Vaccine site draws crowds for ‘shot of hope’
BY DEAN MOSES
Brooklynites lined the streets on
Jan. 11 outside vaccine distribution
centers, including Bushwick High
School, where individuals outside
the healthcare fi eld could receive the
COVID-19 vaccine for the fi rst time.
Jan. 11 marked another historic
day in the fi ght against the novel coronavirus,
ushering in the Phase 1B dispersal
of the vaccine, nearly a month
after the shot was made available to
high-priority healthcare workers and
nursing home residents and staff.
Throughout the tristate area, NYC
COVID-19 vaccine hubs opened their
doors to those in Phase 1B priority
Monday. These inoculation sites aim
to serve thousands of eligible patients
who fall under the following categories:
People ages 75 and older, teachers,
education staff, fi rst responders,
public safety employees, public transit
workers, grocery workers, fi re service,
police and investigations, public
safety, corrections, schools, child care,
and homeless shelters.
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Avenue, lines were broken up into two
sections in order to prevent a sea of people
from clustering around the block.
Wait times were amended for the elderly
over 75 and those with disabilities, allowing
the vulnerable to skip the wait.
Reminiscent of the early voter lines
the city saw in October and November,
the winding Bushwick vaccine
hub lines may have been long, but spirits
were high. Many left the campus
breathing a sigh of relief — the vaccine
had fi nally been administered.
Elderly couples like Bill and Lucy
Friedman made sure to bundle up in
preparation for long wait times. Due to
their age they were swiftly inoculated.
“I got it because I want to live, and
I want everyone to get out of lockdown
and end the problems we are facing
while fi ghting the pandemic,” Bill
The couple, both aged 77, trekked
from Manhattan to their early morning
appointment at the Bushwick Campus
with aid from their son, who registered
them online. The pair say the
process was simple: Those interested
A man receives the COVID-19 vaccine at Bushwick High Schoo on Jan. 11l. Photo by Dean Moses
merely create an account online and
then fi ll out a questionnaire regarding
age, preferred language, race, and sex
Patients must also include their insurance,
and answer screening questions.
They then must fi ll out a digital
form prior to the appointment.
Hellen Walls, 89, said she took those
steps in order to keep herself safe. The
senior said she was both ecstatic and
relieved to fi nally be able protect herself
from COVID-19. “I’ve been waiting
since the vaccine came out. I’m very
happy to get it,” she said.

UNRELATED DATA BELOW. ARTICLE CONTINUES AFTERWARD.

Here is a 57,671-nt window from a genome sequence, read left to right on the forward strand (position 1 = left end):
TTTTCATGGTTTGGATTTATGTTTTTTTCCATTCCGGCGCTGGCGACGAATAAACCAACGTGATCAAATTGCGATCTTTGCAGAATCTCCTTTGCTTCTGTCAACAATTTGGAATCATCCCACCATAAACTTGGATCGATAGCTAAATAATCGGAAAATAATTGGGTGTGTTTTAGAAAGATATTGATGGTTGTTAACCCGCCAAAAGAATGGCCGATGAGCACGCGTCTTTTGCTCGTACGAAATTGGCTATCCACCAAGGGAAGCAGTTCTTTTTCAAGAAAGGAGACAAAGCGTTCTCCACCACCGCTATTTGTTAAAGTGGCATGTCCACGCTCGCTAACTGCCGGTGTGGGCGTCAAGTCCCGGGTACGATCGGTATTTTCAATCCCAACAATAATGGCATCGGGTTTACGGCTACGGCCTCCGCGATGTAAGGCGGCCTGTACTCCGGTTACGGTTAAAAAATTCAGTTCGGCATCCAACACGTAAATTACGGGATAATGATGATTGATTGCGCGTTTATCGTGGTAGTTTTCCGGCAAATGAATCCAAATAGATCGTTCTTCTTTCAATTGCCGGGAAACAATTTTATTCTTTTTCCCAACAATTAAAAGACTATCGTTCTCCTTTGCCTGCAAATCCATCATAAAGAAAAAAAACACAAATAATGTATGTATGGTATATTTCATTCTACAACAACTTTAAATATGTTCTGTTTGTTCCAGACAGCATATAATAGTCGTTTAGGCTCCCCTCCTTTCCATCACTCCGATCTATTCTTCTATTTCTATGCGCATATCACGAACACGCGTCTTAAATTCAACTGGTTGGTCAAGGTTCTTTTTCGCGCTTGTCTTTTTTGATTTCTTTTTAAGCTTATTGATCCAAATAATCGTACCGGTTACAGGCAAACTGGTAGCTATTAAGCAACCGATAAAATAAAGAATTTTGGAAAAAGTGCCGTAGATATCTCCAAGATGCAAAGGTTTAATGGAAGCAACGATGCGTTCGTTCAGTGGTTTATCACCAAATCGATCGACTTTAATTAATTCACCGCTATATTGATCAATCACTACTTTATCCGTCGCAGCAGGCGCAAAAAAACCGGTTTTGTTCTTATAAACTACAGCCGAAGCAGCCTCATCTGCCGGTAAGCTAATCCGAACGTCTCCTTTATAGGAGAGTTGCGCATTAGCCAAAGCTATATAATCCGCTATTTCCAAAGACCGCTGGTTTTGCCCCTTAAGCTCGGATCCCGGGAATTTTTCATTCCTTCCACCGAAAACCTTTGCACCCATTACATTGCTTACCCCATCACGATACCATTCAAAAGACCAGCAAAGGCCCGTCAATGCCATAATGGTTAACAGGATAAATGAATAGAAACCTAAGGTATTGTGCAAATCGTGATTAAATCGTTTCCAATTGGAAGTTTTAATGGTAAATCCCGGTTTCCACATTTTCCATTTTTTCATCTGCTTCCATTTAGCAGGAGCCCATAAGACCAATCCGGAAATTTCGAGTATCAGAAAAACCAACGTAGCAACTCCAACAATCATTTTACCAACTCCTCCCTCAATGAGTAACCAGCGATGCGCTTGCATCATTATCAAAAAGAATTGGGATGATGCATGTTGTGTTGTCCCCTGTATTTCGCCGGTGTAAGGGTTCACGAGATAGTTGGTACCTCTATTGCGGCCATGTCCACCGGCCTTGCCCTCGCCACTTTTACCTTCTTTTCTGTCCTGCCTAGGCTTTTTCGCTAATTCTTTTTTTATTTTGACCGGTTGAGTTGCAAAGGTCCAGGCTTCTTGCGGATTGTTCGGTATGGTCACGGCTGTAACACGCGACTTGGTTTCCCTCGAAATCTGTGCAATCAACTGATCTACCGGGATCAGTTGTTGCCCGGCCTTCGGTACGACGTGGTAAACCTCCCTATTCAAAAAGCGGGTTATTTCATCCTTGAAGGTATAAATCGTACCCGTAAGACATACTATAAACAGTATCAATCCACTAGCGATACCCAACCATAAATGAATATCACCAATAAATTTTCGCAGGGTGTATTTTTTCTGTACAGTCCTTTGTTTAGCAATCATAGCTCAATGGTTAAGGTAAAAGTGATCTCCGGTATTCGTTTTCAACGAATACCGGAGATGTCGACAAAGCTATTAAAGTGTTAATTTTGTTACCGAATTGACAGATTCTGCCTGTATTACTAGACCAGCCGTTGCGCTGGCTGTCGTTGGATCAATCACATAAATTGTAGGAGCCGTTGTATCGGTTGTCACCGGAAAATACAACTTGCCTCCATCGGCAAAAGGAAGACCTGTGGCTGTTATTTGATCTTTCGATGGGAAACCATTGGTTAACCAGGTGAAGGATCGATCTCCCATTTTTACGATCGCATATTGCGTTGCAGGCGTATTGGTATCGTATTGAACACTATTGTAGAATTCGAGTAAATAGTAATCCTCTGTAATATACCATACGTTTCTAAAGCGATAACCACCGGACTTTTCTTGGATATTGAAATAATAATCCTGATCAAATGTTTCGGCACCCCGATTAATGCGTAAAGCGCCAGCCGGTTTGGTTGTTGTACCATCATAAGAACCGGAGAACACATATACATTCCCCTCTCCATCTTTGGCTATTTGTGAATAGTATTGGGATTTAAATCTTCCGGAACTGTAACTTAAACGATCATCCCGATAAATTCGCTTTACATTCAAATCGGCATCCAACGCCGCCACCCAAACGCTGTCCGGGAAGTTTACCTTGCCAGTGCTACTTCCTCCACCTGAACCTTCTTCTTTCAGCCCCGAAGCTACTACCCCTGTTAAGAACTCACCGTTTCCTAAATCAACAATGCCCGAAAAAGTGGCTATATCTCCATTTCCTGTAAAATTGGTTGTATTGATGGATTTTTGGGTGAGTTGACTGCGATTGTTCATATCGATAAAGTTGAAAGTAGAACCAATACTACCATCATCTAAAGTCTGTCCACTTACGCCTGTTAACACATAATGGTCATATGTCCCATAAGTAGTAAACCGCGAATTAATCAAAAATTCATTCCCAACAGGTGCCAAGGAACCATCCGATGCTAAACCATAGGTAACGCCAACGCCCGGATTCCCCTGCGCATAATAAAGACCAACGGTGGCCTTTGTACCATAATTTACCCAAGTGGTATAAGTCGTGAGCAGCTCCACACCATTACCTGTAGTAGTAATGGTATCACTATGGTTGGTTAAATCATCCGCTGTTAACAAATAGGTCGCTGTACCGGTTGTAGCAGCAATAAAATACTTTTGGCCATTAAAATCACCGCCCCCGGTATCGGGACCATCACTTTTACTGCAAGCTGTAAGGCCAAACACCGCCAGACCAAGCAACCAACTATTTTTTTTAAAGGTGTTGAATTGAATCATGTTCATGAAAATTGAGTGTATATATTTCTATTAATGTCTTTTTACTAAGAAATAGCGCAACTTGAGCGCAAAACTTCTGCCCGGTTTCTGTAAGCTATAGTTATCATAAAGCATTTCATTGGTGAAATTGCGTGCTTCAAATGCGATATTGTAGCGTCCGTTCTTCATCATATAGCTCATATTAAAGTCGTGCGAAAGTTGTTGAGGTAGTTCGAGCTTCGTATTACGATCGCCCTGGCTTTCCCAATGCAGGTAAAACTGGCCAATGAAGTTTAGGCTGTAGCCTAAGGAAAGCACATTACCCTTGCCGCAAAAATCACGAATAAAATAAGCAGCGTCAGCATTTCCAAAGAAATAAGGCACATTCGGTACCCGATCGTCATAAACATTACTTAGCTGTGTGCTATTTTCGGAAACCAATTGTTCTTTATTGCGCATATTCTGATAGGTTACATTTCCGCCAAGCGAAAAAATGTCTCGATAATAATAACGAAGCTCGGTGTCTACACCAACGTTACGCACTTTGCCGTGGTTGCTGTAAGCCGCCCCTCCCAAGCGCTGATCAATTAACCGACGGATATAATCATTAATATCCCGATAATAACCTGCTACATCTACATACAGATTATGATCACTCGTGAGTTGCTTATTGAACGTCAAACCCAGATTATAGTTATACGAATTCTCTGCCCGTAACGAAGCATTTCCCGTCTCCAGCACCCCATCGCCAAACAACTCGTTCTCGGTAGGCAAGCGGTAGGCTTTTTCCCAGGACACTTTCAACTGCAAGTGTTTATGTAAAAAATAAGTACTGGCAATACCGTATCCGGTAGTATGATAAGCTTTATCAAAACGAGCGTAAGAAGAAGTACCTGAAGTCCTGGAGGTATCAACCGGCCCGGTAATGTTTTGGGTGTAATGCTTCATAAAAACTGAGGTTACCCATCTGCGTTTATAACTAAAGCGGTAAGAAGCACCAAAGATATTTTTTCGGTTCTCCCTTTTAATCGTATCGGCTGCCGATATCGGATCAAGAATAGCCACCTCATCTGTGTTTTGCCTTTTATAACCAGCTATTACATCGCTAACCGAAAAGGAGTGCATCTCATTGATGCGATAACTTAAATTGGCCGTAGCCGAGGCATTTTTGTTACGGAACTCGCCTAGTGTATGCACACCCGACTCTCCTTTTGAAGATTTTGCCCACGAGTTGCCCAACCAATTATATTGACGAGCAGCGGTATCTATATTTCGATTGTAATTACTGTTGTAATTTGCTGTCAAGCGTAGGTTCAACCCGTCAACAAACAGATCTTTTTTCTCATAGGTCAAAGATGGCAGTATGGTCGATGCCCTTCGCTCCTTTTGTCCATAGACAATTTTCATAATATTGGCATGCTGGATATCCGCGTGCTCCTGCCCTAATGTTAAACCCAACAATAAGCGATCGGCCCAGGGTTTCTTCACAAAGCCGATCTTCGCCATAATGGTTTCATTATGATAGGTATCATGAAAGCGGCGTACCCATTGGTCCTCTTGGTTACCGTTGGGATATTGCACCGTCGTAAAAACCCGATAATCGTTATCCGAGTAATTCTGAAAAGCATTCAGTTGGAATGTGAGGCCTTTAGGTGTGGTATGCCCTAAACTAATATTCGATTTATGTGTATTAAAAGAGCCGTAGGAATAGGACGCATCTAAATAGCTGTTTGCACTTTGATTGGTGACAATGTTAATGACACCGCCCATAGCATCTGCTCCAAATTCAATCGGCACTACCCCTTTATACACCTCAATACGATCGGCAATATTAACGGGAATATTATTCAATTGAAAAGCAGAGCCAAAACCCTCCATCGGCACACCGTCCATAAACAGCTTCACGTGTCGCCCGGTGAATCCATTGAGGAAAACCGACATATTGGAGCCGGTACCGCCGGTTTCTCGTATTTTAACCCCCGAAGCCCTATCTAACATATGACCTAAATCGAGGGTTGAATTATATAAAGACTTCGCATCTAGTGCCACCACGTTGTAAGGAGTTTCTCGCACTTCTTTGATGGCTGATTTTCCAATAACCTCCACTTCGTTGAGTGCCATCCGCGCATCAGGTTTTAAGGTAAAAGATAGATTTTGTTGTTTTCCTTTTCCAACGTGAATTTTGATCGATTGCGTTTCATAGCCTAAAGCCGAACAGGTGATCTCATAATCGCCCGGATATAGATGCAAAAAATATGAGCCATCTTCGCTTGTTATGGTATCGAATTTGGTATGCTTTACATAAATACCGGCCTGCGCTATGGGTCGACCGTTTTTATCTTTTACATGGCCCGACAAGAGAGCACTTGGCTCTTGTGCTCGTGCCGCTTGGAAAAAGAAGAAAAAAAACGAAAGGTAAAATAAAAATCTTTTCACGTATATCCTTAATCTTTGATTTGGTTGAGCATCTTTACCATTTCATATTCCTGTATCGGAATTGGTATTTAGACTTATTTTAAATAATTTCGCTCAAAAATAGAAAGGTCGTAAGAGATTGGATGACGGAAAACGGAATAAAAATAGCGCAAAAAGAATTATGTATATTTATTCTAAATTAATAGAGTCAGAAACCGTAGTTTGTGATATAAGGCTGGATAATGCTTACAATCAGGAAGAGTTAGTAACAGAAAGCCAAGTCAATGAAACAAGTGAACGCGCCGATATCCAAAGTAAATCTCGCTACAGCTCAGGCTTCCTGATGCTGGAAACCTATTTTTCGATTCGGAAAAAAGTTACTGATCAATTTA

For others visiting these sites,
proof may be an employed ID card, pay
stub or even a letter from an employer
to substantiate occupation or priority
status. Teachers and school staff were
also deemed eligible to receive the vaccine
as of Monday.
Richard Brownstone is the head of a
middle school, putting him in the same
space as fellow staff members and children.
For him, this vaccine is a level of
an assurance for his colleagues, family,
and the children he works with.
“It certainly makes me feel a lot
safer going into a school. I’m in direct
contact with kids all the time. I’m
around them in the room where they
eat and take their masks off. I feel a lot
safer, and I have my own child at home
and I want to know that I’m not bringing
anything home to hurt them,”
Joann Nunziata, who also works at
a public school, said she was motivated
to get the vaccine after four of her colleagues
caught the virus. In light of
this and the fact that her husband has
underlying issues, Nunziata made her
appointment on the fi rst day she was
afforded the ability to get inoculated.
“I feel absolutely fi ne. After you get
the shot, you have to wait 15 minutes to
make sure you don’t have a reaction,”
she said, adding that she will return in
February for her second dose.
Both the Moderna and Pfi zer vaccines
require two doses, given about 21
to 28 days apart. These inoculations help
the body fi ght the virus by teaching it to
create an immune response. According
to the Bushwick vaccine hub leader, all
sites are using the Moderna vaccine, as
it’s easier to store. The Pfi zer vaccine requires
Mayor Bill de Blasio on Monday advocated
for individuals to use the city’s
Vaccine Finder to discover if they are
eligible and where to locate a vaccination
hub nearest them.
“Vaccine Finder is a one-stop shop
where eligible New Yorkers can fi nd
the closest vaccine provider to them
and book an appointment with one
click of a button,” Hizzoner said. “That
means the COVID-19 will be safe, free,
and easy to get for all New Yorkers. If
you are eligible, please call 877-VAX-
4NYC or visit nyc.gov/VaccineFinder
to reserve your appointment today.”
Dr. James DiGiuseppi DC
8214-13th Ave., Brooklyn, NY 11228